Look, I wrote a screed on the effect of overturning Roe vs. Wade a long time ago. Such a ruling does not mean that abortion is everywhere illegal in the United States. It just means that you can't get an abortion in a Red State. So weigh that in the balance. You have to travel from Texas to California. My mother did that (not to get an abortion - to get the hell out of Texas). Texas is a good place to get out of, for whatever reason.
Should the rise of actual alternatives to the Two Party Duopoly system, with its thorough corruption and ossified inability to adapt to a changing world, be forever held hostage so that women in an unfortunate situation do not have to travel from Texas to California? Nothing is perfect in this world, after all. Perhaps we could organize the modern equivalent of the pre-Civil War Underground Railroad for women who need to travel to escape the ideological slavery of their judgmental, religious fellow citizens. That, in fact, would be an excellent plank in a Third Party Platform. You have to take a few chances to get anywhere.
October 17, 2012
However, I think it must be my imagination because I watched the debate between the two presidential candidates who are allowed on mainstream television last night and the words "global warming," "climate change," or even "weather" were never mentioned. Not a single, solitary time.
Since the Arctic ice depletion this year is the greatest in recorded history, and there are many other signs of warming, ocean acidification, collapse of marine life, and migration of infectious diseases and tropical insects into formerly temperate climates, one would think that in the course of such a debate climate change would at least merit a passing comment. You might think about it this way: let us say that you're uncertain about the reality of anthropogenic global warming (AGW). Shouldn't the issue at least be aired out? It does have to do with the viability of Earth as our natural habitat, and that seems important. Granted, you've been influenced by the dissenters, who at this most point are mostly Freeman Dyson, a very elderly mathematician who dabbles in atmospheric science mainly to irritate people (especially his wife); and Richard Lindzen, an atmospheric scientist at MIT. Unfortunately for Denier Orthodoxy, the shock troops of AGW skeptics were dealt a heavy blow recently when Richard Muller, a prominent UC Berkeley scientist, changed his mind. As reported by the Chronicle:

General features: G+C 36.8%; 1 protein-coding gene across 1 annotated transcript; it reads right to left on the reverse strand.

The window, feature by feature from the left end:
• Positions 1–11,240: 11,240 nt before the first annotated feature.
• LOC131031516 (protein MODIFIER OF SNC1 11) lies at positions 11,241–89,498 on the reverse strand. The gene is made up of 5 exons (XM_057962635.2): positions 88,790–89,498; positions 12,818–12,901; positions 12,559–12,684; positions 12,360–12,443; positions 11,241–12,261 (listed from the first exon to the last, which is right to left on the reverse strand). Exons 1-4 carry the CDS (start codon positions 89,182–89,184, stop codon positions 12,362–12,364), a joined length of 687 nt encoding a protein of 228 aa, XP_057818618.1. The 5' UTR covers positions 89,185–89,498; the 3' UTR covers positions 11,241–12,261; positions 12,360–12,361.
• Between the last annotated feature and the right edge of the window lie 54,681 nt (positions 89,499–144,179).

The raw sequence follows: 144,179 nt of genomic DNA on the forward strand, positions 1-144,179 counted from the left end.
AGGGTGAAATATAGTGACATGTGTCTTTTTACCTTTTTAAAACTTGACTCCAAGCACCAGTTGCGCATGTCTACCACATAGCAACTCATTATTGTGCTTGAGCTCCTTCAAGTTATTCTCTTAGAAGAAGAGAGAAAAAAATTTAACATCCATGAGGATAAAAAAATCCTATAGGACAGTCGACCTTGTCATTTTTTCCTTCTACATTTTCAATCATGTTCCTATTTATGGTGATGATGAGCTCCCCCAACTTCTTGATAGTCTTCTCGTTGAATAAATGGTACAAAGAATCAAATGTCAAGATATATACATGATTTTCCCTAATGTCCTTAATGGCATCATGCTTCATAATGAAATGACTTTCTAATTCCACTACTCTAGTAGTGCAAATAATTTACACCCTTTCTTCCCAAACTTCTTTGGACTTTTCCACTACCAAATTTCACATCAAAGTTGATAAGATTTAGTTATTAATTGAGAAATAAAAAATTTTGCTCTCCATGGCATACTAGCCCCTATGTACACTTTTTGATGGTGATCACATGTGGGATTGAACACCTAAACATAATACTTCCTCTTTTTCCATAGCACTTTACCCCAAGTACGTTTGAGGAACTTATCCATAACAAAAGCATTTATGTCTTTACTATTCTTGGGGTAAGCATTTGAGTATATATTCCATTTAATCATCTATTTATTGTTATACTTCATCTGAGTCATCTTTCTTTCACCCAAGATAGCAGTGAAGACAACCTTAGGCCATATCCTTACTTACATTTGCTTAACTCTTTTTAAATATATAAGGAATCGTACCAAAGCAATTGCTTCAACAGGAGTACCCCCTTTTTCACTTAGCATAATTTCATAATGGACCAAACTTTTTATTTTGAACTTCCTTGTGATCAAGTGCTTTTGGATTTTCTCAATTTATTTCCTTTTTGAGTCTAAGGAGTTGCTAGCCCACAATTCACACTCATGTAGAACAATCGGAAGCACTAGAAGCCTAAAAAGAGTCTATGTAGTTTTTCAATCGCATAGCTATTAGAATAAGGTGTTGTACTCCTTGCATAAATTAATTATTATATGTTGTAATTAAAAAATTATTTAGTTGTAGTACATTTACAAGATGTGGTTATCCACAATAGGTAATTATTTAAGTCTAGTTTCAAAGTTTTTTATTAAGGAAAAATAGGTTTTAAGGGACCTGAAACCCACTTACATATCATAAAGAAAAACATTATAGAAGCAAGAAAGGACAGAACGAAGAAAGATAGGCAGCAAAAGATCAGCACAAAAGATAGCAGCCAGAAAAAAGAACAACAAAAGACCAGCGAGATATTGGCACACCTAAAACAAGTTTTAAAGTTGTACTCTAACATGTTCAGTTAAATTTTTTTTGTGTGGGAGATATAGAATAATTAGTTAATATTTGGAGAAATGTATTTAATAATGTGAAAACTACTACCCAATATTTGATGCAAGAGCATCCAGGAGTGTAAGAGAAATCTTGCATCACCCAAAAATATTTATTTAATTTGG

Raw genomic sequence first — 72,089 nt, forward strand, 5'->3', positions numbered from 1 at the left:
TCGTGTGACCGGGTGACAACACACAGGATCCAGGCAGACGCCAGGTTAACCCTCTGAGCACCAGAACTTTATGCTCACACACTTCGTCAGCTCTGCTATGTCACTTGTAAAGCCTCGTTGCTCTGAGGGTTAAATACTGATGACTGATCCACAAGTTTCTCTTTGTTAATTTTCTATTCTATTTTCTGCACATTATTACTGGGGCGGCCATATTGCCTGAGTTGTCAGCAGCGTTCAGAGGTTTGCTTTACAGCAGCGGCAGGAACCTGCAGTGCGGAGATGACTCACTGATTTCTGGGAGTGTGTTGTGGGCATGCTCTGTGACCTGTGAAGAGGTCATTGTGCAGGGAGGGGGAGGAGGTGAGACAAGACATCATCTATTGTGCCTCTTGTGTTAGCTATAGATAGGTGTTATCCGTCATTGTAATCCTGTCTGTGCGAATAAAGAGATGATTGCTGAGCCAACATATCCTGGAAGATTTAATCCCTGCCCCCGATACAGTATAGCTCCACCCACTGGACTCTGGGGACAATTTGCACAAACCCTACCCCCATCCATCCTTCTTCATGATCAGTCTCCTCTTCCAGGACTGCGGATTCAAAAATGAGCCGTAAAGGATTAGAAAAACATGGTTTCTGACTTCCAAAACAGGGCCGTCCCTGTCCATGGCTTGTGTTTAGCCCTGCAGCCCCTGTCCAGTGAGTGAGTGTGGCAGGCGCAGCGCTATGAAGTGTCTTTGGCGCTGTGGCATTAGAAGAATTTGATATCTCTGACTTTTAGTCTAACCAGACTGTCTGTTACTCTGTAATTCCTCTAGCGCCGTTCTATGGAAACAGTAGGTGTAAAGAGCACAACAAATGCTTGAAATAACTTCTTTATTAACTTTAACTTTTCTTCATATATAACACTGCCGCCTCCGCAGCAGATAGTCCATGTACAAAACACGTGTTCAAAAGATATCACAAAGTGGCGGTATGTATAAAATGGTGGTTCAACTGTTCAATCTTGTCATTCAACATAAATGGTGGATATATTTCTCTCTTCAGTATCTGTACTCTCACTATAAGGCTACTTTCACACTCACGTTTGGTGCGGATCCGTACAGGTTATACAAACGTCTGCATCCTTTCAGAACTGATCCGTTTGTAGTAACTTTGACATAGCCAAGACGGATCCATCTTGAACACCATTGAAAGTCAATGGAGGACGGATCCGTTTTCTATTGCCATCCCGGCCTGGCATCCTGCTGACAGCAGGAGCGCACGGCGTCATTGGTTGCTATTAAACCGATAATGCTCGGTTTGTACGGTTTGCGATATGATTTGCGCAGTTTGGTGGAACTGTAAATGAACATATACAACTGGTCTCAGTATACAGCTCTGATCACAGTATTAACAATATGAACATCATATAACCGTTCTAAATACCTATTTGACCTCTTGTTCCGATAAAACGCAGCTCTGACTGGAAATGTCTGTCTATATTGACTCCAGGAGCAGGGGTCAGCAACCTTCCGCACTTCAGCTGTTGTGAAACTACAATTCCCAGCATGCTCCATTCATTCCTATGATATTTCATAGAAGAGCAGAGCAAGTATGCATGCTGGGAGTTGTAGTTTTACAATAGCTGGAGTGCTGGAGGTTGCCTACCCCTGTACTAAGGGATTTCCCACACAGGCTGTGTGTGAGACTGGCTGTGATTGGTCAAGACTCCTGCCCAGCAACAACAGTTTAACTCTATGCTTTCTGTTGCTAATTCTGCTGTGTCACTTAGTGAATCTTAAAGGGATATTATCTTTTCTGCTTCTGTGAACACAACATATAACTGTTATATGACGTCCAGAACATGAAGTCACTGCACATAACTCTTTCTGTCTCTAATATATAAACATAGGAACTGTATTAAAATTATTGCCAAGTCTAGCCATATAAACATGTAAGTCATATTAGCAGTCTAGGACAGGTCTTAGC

"The hot issue of global warming got hotter Monday when a UC Berkeley physicist, once a loud skeptic of human-caused climate change, agreed not only that the Earth is heating up, but also that people are the cause of it all."For the Denial movement, scientists can be very unreliable supporters since they have this distressing habit of changing their minds in the face of new evidence. I suppose this is why there is such a perfect congruence between the base of Denialism and Evangelical religion, where Denialism is an article of faith (so to speak). If you can believe that present life forms were simply placed here on Earth about 6,000 years ago by some Guy you read about in a book, then Denialism is the classic piece o' cake. Evidence? What's that got to do with anything?
Still, one may deride the scientific bona fides of such skepticism, but one thing you gotta admit: the AGW deniers are in charge in this country. They don't need Muller, they don't even need Lindzen (who actually wobbles a lot - his argument seems to be that AGW is real, but it's not so bad). They don't need anyone, since they disproved Evolution by devising their own "probability" science.
It works, too. The heavily upholstered Candi Crowley, last night's moderator, certainly never brought the subject of climate change up. Not a single questioner (the good citizens of Nassau County, N.Y.) were allowed to broach the subject (the moderator and CNN know, you see, what questions will come to the floor); and I imagine that the campaigns knew in advance that neither side would be "embarrassed" by a direct question on AGW because that would force them to commit themselves, one way or another. So Romney can pretend to disbelieve in AGW, to please his salivating, know-nothing base; and Obama can be assumed to believe in such malarkey, to placate his "liberal" supporters.
It's just better, in this country, not to talk about it. Maybe if we ignore it, it will simply go away. Let's develop all these fossil fuel sources, coal, oil, natural gas, as fast as we can so we become "energy independent," and release all of that pent-up carbon dioxide into the atmosphere in a fevered rush. That was the message. Better yet, if Obama is in charge of the release, the greenhouse gases, as I wrote on another occasion, will be "Liberal CO2," which I've shown is much safer than Conservative CO2.